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How to Tell a Joke Like Mark Twain in 4 Steps

Imagine you are at a small party and the topic of Olympic swimmers comes up. All of a sudden your heart flutters, your palms get wet, and your breath races. You have the perfect Olympic swimmer joke and you are confident that its delivery will make you look like a comic hero.

You clear your throat, everyone’s eyes fall on you, and without your usual restraint you start telling the joke. You wave your arms and raise your eyebrows as the group cautiously listens.

Finally, you let them have the punch line and you laugh nervously–but everyone is silent. The room grows hot, your face flushes, and someone says, “Anyways, like I was saying…”

Jokes have the power to make people laugh, but they also have the ability to make you look …slightly off.

That’s why business leaders have to be especially careful.

But, Mark Twain is here to help.

In his essay How to Tell a Story Mark Twain lays out four basic qualities that make jokes and stories funny.

They are as follows:

1. “String incongruities and absurdities together in a wandering and sometimes purposeless way, and seem innocently unaware that they are absurdities.”

Twain believed that American humor was built on dry delivery. By adopting a distant, aloof, tone a person can get laughs as they “string incongruities and absurdities” together. The key element, for Twain, is the maintenance of the joke teller’s innocence.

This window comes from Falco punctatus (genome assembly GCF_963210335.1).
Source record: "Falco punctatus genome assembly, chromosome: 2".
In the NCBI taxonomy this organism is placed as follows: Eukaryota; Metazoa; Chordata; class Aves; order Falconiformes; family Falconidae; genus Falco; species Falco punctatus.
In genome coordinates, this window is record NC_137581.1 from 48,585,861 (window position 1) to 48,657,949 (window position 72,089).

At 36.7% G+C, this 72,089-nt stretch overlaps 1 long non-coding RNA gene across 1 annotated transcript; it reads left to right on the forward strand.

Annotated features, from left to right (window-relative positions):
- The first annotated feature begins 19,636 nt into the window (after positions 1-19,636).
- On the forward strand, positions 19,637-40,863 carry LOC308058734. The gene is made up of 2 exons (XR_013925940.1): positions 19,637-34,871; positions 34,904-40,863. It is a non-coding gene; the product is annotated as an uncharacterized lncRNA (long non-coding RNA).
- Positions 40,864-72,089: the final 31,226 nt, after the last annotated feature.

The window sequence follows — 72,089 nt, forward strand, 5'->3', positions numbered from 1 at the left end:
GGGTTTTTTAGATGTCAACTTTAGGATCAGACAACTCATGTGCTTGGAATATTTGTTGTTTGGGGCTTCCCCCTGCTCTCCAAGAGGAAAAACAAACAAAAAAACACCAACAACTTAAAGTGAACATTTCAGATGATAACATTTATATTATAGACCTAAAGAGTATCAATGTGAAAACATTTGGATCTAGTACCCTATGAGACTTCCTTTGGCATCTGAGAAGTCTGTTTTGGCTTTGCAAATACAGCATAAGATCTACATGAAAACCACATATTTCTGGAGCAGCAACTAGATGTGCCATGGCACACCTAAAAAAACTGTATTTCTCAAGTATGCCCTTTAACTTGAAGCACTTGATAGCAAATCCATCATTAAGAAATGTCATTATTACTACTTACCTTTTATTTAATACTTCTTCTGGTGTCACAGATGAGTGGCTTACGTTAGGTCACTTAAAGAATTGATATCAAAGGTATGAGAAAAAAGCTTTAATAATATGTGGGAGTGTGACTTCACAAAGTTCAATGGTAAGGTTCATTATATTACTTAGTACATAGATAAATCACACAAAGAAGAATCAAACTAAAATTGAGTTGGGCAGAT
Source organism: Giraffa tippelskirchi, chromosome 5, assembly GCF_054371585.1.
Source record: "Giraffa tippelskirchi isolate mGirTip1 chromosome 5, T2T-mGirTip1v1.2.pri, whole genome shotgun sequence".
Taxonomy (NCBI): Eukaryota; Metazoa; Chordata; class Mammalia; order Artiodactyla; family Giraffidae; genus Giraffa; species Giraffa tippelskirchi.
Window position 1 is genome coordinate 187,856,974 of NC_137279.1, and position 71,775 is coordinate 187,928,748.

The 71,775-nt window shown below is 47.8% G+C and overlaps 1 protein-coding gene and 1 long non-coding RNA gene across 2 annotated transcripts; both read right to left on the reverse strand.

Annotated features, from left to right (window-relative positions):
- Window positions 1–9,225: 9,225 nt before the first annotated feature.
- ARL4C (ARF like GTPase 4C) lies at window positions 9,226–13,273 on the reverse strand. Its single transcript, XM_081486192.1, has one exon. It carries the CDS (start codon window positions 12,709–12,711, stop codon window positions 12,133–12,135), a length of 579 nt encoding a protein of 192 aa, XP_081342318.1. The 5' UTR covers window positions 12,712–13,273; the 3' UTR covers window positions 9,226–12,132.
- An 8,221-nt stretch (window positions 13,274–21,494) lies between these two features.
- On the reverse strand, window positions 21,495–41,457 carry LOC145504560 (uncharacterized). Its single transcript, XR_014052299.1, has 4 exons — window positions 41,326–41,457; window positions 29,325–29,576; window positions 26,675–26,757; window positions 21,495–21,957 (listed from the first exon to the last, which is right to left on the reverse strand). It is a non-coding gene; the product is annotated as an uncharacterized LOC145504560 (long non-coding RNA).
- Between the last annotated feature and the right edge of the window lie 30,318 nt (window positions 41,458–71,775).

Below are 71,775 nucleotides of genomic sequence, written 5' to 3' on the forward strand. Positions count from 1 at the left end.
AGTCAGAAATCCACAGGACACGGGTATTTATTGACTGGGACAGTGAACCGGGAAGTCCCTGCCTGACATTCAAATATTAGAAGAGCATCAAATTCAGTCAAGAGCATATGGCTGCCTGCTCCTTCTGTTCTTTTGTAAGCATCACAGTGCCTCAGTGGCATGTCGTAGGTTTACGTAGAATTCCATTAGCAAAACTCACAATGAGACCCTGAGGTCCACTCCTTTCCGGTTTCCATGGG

2. “Slur… the point.”

Twain believed that detours in jokes are funny. It’s better to add details, tangents, and parenthetical observations to a joke rather than recite its summary. It builds tension and it disguises the joke’s final destination.

3.  “[Drop]… a studied remark apparently without knowing it, as if one were thinking aloud.”

Twain felt that a joke teller should remark to himself “dreamily” and “in a soliloquizing way” in order to get more laughs. Wistful, off-the-cuff, public dialogue with oneself adds humor because it maintains the joke-teller’s innocence while sounding natural an unscripted. Today’s popular stand-up comedians do this all the time. After making a statement, they’ll address themselves in a softer, more confused, tone which adds humor and makes their characters seem honest and human.

4. “The pause.”

Twain writes, “The pause is an exceedingly important feature in any kind of story…It is a dainty thing, and delicate, and also uncertain and treacherous; for it must be exactly the right length–no more and no less–or it fails of its purpose and makes trouble. If the pause is too short the impressive point is passed, and [and if too long] the audience have had time to divine that a surprise is intended–and then you can’t surprise them, of course.”

For Twain the pause is the most important element of a good joke, but it’s also the hardest to master. It takes practice and the ability to study the reactions of the people around you. Twain is most weary of the short pause since it disguises the whole point of a joke. That said, when you’re unsure of how long too pause—it’s probably safer to indulge in a longer one.

Mark Twain believed that the hardest story to tell was the humorous one. He writes, “The humorous story is strictly a work of art–a high and delicate art.”

I’d add that telling a humorous story is also a scary and dangerous art. But after learning Twain’s four ingredients to successful humor the task of telling a joke feels less daunting.